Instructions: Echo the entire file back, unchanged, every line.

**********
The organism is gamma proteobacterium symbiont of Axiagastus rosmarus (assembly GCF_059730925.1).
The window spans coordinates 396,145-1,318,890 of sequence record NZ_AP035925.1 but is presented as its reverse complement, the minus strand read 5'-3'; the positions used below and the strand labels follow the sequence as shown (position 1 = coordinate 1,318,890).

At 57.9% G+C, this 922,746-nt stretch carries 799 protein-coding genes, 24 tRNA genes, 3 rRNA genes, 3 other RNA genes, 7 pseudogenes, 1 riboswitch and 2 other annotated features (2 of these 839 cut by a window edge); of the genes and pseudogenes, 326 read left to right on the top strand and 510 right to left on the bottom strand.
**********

The organism is gamma proteobacterium symbiont of Axiagastus rosmarus (assembly GCF_059730925.1).
The window spans coordinates 396,145-1,318,890 of sequence record NZ_AP035925.1 but is presented as its reverse complement, the minus strand read 5'-3'; the positions used below and the strand labels follow the sequence as shown (position 1 = coordinate 1,318,890).

At 57.9% G+C, this 922,746-nt stretch carries 799 protein-coding genes, 24 tRNA genes, 3 rRNA genes, 3 other RNA genes, 7 pseudogenes, 1 riboswitch and 2 other annotated features (2 of these 839 cut by a window edge); of the genes and pseudogenes, 326 read left to right on the top strand and 510 right to left on the bottom strand.